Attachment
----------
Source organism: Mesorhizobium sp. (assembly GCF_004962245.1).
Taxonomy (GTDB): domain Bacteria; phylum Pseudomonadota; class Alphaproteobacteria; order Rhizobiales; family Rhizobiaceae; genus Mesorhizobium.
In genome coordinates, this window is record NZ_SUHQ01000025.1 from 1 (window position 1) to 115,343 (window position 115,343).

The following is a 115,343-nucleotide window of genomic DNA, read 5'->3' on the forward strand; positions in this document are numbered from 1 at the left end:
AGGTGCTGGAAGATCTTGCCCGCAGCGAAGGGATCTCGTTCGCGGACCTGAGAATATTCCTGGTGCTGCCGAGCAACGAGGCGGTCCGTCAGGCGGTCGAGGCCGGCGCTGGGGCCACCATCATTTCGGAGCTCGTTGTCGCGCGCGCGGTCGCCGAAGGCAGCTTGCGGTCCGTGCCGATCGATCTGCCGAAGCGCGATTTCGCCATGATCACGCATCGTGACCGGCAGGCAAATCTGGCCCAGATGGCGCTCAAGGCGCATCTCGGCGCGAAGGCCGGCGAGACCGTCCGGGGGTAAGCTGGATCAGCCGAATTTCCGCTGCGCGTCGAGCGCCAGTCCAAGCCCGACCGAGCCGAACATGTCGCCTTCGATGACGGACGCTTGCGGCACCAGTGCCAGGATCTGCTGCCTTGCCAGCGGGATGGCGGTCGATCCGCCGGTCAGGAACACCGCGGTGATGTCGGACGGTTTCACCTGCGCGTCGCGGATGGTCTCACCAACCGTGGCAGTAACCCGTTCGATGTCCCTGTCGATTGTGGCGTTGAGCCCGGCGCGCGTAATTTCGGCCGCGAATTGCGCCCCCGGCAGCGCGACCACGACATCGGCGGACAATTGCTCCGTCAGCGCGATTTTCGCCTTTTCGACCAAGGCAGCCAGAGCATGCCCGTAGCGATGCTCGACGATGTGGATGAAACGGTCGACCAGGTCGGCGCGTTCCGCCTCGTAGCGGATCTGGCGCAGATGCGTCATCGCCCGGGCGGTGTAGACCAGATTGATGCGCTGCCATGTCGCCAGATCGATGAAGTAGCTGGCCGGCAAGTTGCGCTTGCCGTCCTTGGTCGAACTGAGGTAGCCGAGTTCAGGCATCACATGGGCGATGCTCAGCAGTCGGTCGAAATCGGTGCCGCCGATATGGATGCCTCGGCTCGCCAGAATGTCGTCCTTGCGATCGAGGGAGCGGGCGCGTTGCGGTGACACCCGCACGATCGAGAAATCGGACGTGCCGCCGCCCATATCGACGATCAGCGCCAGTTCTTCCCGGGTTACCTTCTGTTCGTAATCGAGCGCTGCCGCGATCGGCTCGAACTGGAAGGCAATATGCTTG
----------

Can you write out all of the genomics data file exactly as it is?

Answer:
Source organism: Mesorhizobium sp. (assembly GCF_004962245.1).
Taxonomy (GTDB): domain Bacteria; phylum Pseudomonadota; class Alphaproteobacteria; order Rhizobiales; family Rhizobiaceae; genus Mesorhizobium.
In genome coordinates, this window is record NZ_SUHQ01000025.1 from 1 (window position 1) to 115,343 (window position 115,343).

The following is a 115,343-nucleotide window of genomic DNA, read 5'->3' on the forward strand; positions in this document are numbered from 1 at the left end:
AGGTGCTGGAAGATCTTGCCCGCAGCGAAGGGATCTCGTTCGCGGACCTGAGAATATTCCTGGTGCTGCCGAGCAACGAGGCGGTCCGTCAGGCGGTCGAGGCCGGCGCTGGGGCCACCATCATTTCGGAGCTCGTTGTCGCGCGCGCGGTCGCCGAAGGCAGCTTGCGGTCCGTGCCGATCGATCTGCCGAAGCGCGATTTCGCCATGATCACGCATCGTGACCGGCAGGCAAATCTGGCCCAGATGGCGCTCAAGGCGCATCTCGGCGCGAAGGCCGGCGAGACCGTCCGGGGGTAAGCTGGATCAGCCGAATTTCCGCTGCGCGTCGAGCGCCAGTCCAAGCCCGACCGAGCCGAACATGTCGCCTTCGATGACGGACGCTTGCGGCACCAGTGCCAGGATCTGCTGCCTTGCCAGCGGGATGGCGGTCGATCCGCCGGTCAGGAACACCGCGGTGATGTCGGACGGTTTCACCTGCGCGTCGCGGATGGTCTCACCAACCGTGGCAGTAACCCGTTCGATGTCCCTGTCGATTGTGGCGTTGAGCCCGGCGCGCGTAATTTCGGCCGCGAATTGCGCCCCCGGCAGCGCGACCACGACATCGGCGGACAATTGCTCCGTCAGCGCGATTTTCGCCTTTTCGACCAAGGCAGCCAGAGCATGCCCGTAGCGATGCTCGACGATGTGGATGAAACGGTCGACCAGGTCGGCGCGTTCCGCCTCGTAGCGGATCTGGCGCAGATGCGTCATCGCCCGGGCGGTGTAGACCAGATTGATGCGCTGCCATGTCGCCAGATCGATGAAGTAGCTGGCCGGCAAGTTGCGCTTGCCGTCCTTGGTCGAACTGAGGTAGCCGAGTTCAGGCATCACATGGGCGATGCTCAGCAGTCGGTCGAAATCGGTGCCGCCGATATGGATGCCTCGGCTCGCCAGAATGTCGTCCTTGCGATCGAGGGAGCGGGCGCGTTGCGGTGACACCCGCACGATCGAGAAATCGGACGTGCCGCCGCCCATATCGACGATCAGCGCCAGTTCTTCCCGGGTTACCTTCTGTTCGTAATCGAGCGCTGCCGCGATCGGCTCGAACTGGAAGGCAATATGCTTG